As a teenager Roger contracted tuberculosis and suffered from the effects of the disease for several years. To aid his recuperation, he spent large amounts of time alone, reading or hiking in the woods. It was during this period of convalescence that he began to discern the call to a monastic life. About that period he wrote:

Those were the years in which I was aware that I was building myself up within. I began to realize that a God of love and compassion cannot be the author of suffering. And I made this discovery as well: it is not prestigious gifts or great talents that enable us to be creators in God. A great inspiration can be born even in times of trial. My illness prepared the future; God’s call was in a certain sense linked to a difficulty, even if I was not yet able to understand how” (Schultz, p.14).

From 1937-1940, Roger attended university to study Reformed theology. While there, he was a leader in the Swiss Student Christian Movement.

In 1940, with World War II looming, Roger, then aged twenty-five, felt the call to serve those suffering from the impact of the conflict. He wrote:

The more a believer wishes to live the absolute call of God, the more he or she has to insert that absolute into human misery (ibid, p. 14).

He bought a house in France, in the town of Taizé, just beyond German occupied territory. There, he and his sister Genevieve hid both Jewish and Christian refugees for about two years until the Germans were tipped off about their activities. Roger and his sister were forced to leave Taizé for their own safety.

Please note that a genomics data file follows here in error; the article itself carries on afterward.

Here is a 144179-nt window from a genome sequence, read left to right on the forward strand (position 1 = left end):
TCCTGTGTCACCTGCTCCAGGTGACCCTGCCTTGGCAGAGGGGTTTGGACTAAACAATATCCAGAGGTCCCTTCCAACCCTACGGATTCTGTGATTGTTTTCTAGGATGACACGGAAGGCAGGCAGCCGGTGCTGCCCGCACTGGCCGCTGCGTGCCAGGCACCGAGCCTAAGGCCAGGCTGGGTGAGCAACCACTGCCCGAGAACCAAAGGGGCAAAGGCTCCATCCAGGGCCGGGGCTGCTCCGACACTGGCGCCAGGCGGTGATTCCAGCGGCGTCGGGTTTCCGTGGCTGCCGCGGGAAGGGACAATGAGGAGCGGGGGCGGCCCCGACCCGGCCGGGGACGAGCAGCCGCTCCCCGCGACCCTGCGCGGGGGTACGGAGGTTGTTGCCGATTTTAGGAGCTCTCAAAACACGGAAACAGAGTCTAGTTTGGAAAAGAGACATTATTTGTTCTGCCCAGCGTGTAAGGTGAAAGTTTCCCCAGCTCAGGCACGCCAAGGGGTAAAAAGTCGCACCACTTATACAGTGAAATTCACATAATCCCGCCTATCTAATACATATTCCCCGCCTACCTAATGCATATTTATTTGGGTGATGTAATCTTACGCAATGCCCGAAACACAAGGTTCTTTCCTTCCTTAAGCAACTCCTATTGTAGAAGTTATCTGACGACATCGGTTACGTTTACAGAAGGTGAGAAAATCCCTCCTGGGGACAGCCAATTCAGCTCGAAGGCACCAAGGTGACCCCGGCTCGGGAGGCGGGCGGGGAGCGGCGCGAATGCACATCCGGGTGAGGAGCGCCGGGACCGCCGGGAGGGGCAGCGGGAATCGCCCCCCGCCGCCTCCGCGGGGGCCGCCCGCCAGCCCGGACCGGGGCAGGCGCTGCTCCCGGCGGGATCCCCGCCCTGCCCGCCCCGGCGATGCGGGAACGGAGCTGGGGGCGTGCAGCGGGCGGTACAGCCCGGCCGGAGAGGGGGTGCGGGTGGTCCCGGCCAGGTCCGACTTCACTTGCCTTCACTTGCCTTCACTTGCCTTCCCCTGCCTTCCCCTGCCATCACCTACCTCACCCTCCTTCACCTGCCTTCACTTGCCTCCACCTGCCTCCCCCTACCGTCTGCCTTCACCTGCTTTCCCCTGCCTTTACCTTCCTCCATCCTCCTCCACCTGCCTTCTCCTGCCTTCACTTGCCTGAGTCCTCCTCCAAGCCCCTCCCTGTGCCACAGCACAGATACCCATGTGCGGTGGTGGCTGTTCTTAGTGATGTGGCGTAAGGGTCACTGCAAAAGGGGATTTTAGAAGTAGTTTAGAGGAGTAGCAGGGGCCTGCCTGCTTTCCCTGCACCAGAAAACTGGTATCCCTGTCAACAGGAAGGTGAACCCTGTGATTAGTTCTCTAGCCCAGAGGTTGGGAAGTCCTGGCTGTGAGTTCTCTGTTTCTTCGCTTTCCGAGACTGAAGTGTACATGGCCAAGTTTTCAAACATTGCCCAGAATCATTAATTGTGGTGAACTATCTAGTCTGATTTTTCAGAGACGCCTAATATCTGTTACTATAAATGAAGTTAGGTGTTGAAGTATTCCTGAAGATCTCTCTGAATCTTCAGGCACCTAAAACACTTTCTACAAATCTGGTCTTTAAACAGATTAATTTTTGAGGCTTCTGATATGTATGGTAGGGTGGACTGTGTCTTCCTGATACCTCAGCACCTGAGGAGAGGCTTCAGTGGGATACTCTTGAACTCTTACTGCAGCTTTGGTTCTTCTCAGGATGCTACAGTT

About two years later, in the autumn of 1944, Roger returned to Taizé with three other men to establish a monastic community to continue the work of hospitality and reconciliation. On Easter, 1949, seven brothers formally established the monastic community of Taizé, taking monastic vows of “material and spiritual sharing, … celibacy, and … a common life lived in great simplicity” (ibid, p. 15). Roger, now Brother Roger, became the first prior of the community, a position he held until his death in 2005.

To foster the goals of hospitality and reconciliation, the Taizé community was intentionally ecumenical, welcoming Christians of all denominations. The community developed a “style” or pattern of prayer that was easily accessible to people of many languages and cultures. It emphasized the beauty of holy space with candles and icons, silence, prayer, and a contemplative style of music for which Taizé is widely known: simple but rich and easily learned lyrics sung repeatedly as a type of prayer itself. The community became an international pilgrimage site drawing tens of thousands each year. It was particularly attractive to young Christians who readily endured the sometimes primitive accommodations to experience first hand the spirit of Taizé.